Newsletter Spring 2002

Volume 7, Number 2

President’s Report

Susan Rotroff

It has become harder and harder to find a single time when all eight members of the board are free to meet, but we did manage to do so twice (February 8 and March 15) during the spring semester. Among our more important actions was approving two documents, each of which aims to improve the situation of women on our campus. The first was a letter to deans and department chairs, urging them to avoid scheduling events at times that present problems for families. We also approved a draft of a proposed policy covering the appointments of non-tenure-track faculty, a group which makes up a substantial proportion of the faculty at Washington University, and which is largely comprised of women. As usual, the real work took place within the committees, in this case the Committee on Childcare and Family Responsive Policies and the Committee on Non-tenure Track Faculty of our organization, and they are to be congratulated for taking the initiative and following through on these projects. Other tasks included the planning of the Spring Potluck Supper (April 23) and selection of recipients of the annual AWF awards to women graduate students.

Along with the Mentoring Task Force, AWF sponsored the visit of Kelly Ward from the School of Educational Studies at Oklahoma State University. Kelly offered a well-attended brown-bag lunch in which she moderated a lively discussion of the challenge of the combined demands of parenthood and a tenure-track position. Later in the day, she offered a more formal presentation on mentoring. That lecture, aimed at mentors and particularly at departmental chairs, was not nearly as well-attended as the Brown Bag session; we still have a way to go in alerting those in control to the importance of mentoring for the well-being of the faculty.

The American Association of University Women has invited Washington University to participate in a pilot program in Empowerment Training. This program, centered on a day-long training session, is part of the AAUW’s initiative to improve the position of women in higher education. Mentoring is one of the issues to be addressed, as well as salary negotiation, navigating committee assignments and the like. With the support of the chancellor, and in cooperation with our sister organization at the School of Medicine, AWN, we are involved in discussions with AAUW to determine whether or not we will participate in this developmental phase of the project.

As the academic year comes to a close, I would like to thank the board members, committee chairmen and other women who have volunteered their time and talents to make the work of the Association of Women Faculty possible. And I would like to urge members to become actively involved if they have not been so in the past. The health and vigor of the organization depends on the willingness of its members to contribute their ideas, abilities, and that most precious commodity: time.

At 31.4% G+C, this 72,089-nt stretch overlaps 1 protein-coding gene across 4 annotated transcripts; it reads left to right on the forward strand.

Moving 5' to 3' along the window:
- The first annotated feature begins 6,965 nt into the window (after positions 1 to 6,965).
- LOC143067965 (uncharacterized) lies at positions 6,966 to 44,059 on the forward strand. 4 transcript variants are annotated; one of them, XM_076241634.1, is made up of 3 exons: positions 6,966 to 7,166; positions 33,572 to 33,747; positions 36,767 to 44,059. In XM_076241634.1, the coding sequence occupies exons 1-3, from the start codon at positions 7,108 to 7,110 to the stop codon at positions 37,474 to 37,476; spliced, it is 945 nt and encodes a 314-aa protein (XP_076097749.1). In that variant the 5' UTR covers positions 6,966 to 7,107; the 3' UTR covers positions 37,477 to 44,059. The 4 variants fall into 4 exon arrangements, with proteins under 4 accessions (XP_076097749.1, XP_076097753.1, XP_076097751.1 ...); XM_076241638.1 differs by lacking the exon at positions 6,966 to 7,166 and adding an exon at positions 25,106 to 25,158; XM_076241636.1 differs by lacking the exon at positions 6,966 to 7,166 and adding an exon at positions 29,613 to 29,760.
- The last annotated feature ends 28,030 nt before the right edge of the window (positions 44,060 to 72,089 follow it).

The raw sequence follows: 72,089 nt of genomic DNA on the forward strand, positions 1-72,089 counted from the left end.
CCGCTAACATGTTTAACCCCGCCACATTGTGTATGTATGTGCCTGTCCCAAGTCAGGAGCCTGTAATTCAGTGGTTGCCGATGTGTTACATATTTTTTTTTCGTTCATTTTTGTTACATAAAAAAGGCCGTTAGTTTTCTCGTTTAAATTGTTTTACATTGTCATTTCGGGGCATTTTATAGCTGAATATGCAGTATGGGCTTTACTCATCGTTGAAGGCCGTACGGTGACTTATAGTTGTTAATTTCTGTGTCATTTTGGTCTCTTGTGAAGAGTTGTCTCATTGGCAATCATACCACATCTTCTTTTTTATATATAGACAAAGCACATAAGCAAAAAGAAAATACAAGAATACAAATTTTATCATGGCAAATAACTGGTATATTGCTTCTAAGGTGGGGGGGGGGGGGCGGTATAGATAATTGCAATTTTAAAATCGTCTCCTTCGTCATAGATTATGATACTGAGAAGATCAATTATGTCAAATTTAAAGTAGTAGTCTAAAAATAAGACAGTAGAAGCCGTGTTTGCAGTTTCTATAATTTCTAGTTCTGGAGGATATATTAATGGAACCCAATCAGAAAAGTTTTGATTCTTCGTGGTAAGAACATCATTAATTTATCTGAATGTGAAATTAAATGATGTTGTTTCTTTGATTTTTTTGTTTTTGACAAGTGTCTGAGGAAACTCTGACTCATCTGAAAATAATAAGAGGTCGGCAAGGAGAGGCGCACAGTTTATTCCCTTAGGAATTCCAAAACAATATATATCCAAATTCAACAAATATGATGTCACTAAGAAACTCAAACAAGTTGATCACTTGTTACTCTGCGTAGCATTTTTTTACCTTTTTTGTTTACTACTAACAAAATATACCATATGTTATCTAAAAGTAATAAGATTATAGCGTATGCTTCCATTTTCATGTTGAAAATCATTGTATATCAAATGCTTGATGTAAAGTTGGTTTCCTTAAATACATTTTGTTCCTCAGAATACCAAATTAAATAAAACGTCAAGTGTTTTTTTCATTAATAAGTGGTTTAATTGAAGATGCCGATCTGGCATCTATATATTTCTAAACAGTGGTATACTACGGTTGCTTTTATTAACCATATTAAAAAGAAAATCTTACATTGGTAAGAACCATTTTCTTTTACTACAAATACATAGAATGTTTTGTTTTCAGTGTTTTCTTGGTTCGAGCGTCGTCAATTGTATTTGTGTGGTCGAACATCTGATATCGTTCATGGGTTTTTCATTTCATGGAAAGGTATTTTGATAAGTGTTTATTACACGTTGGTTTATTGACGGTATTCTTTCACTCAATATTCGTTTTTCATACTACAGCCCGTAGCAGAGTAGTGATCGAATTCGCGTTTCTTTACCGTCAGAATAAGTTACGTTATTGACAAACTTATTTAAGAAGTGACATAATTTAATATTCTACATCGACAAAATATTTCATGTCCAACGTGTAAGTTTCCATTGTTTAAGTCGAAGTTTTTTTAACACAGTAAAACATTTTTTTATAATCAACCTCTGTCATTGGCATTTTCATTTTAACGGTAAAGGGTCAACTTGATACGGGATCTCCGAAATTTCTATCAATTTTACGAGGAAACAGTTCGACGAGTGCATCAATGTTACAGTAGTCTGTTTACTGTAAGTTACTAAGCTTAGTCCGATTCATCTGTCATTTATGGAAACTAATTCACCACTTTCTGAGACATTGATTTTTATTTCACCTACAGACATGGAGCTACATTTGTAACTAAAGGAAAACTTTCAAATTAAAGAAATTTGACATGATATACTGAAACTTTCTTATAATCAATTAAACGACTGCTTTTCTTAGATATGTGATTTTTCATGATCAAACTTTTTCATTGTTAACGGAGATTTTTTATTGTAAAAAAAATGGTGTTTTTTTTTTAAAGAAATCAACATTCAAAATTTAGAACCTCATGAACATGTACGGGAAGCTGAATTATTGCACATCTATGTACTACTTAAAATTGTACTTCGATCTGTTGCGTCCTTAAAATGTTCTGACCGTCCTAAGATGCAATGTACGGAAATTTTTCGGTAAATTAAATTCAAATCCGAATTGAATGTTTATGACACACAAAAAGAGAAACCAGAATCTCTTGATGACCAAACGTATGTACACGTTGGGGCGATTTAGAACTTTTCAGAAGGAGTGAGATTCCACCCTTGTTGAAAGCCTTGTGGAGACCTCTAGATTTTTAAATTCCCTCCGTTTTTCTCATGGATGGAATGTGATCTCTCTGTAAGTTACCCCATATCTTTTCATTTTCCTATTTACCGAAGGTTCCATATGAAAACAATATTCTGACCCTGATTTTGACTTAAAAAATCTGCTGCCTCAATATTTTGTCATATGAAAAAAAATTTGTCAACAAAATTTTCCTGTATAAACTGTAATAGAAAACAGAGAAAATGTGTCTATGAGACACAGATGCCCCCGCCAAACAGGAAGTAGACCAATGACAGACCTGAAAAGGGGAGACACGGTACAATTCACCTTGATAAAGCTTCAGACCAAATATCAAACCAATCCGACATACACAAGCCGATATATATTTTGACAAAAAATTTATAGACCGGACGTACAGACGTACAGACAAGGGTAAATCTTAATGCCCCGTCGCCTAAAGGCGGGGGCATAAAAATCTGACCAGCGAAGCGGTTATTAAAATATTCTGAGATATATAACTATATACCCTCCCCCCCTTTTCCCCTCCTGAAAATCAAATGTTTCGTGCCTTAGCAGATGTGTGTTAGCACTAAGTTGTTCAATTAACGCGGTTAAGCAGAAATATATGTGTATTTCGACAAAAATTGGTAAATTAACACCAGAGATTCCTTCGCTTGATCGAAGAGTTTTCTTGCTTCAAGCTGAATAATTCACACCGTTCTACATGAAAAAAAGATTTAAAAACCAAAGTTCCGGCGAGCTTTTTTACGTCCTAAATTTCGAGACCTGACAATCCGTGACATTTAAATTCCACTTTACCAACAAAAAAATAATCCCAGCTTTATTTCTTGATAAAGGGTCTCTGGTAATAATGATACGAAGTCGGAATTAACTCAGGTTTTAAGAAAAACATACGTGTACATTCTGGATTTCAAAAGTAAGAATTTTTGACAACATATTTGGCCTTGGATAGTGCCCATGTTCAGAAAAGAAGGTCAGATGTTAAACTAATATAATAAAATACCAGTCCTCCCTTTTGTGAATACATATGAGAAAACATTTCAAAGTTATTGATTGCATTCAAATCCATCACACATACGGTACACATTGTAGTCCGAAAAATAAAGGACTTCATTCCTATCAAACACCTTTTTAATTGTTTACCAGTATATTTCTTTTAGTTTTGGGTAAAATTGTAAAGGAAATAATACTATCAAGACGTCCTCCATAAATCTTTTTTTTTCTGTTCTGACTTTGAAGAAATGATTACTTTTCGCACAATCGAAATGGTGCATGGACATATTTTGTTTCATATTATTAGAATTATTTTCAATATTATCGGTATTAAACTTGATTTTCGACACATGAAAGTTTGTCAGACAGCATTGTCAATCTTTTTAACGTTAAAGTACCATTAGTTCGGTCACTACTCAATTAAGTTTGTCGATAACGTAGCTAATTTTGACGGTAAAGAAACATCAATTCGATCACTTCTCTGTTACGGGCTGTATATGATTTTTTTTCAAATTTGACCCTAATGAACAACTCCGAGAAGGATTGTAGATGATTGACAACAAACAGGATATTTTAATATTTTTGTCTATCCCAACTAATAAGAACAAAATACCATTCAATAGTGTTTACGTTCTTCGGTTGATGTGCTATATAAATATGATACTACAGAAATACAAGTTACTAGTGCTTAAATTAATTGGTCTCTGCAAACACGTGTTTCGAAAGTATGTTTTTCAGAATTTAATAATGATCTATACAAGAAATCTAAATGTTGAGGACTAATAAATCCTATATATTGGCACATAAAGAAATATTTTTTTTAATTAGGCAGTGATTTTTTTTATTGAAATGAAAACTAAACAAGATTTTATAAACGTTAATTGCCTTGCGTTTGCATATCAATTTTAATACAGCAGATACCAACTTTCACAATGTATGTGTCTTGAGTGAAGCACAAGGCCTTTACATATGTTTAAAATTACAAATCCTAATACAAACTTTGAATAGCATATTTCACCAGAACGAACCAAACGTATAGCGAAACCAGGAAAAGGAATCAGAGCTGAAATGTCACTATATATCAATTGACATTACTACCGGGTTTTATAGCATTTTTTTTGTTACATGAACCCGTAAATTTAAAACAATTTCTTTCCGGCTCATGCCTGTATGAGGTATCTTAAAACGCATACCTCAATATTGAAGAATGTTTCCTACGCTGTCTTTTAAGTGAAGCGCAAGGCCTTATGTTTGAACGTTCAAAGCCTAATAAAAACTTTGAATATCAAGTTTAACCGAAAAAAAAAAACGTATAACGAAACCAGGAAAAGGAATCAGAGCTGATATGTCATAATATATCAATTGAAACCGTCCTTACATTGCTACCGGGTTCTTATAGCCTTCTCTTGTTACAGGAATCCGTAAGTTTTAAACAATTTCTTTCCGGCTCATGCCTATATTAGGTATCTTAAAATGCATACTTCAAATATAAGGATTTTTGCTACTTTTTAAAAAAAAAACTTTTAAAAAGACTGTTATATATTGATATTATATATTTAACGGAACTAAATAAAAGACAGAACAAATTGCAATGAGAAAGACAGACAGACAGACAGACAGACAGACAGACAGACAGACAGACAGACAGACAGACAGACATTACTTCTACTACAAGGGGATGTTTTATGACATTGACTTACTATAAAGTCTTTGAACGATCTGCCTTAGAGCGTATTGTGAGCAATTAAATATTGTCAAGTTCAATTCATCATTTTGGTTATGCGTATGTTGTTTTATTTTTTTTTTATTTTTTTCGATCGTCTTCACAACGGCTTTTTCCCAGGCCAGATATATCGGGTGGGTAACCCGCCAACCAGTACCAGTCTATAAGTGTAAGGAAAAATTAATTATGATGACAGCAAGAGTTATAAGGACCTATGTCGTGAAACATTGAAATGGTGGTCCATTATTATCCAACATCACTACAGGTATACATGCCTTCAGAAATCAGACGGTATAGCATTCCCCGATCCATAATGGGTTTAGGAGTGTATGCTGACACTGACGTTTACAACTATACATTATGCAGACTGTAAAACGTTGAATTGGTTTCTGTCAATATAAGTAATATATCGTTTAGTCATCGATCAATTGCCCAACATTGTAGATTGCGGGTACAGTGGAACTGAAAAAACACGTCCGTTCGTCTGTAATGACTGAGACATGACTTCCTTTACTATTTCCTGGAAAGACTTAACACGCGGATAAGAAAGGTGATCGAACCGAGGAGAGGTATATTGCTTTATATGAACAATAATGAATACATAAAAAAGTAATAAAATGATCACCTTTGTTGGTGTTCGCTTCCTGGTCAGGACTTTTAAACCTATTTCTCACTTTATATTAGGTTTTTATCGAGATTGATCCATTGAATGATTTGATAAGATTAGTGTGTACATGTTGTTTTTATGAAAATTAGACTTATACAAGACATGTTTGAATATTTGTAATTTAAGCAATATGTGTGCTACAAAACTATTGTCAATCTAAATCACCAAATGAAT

Women and Citizenship Conference

Citizenship covers a number of urgent contemporary concerns: multicultural diversity, immigration, ethnic strife, human rights, social responsibilities, patriotism, cosmopolitanism, the international economy and challenges to liberalism and democracy. Recent years have witnessed an explosion of interest among social and political theorists on the topic of citizenship. A dynamic conference was held on the Washington University campus, April 12-13, 2002, to explore the way that these concerns intersect with issues of women’s roles and participation in public and political life.

Dr. Marilyn Friedman, professor of Philosophy, organized the conference with extensive help from Women and Gender Studies administrator, Kathy McCabe, and many others. It was sponsored by the Women and Gender Studies Program with assistance from the Women’s Society, Arts & Sciences, the Office of Development, the Social Thought and Analysis Program, and the departments of Philosophy, Political Science and History. The majority of funding for this conference was drawn from the generous challenge grant Susan and William Stiritz initiated for the Women & Gender Studies Program.

Speakers and Commentators 

Iris Marion Young, University of Chicago, “Masculinist Protection and Feminist Citizenship: A Critique of the Security Regime” (Commentator: Linda Nicholson, Washington University)

Joan Scott, Institute for Advanced Study, “The Political Representation of Sexual Difference: Le Mouvement pour la Parite in Late 20th Century France” (Commentator: Lisa Baldez, Washington University)

Alison Jaggar, University of Colorado, “Arenas of Citizenship: Civil Society and State in Global Context” (Commentator: James Bohman, St. Louis University)

Joan Tronto, Hunter College/CUNY, “Caring as the Work of Citizens: A Modest Proposal” (Commentator: Sonya Michel, University of Illinois-Chicago)

Martha Nussbaum, University of Chicago, “Women’s Education: An International Challenge” (Commentator: Mary Ann Dzuback, Washington University)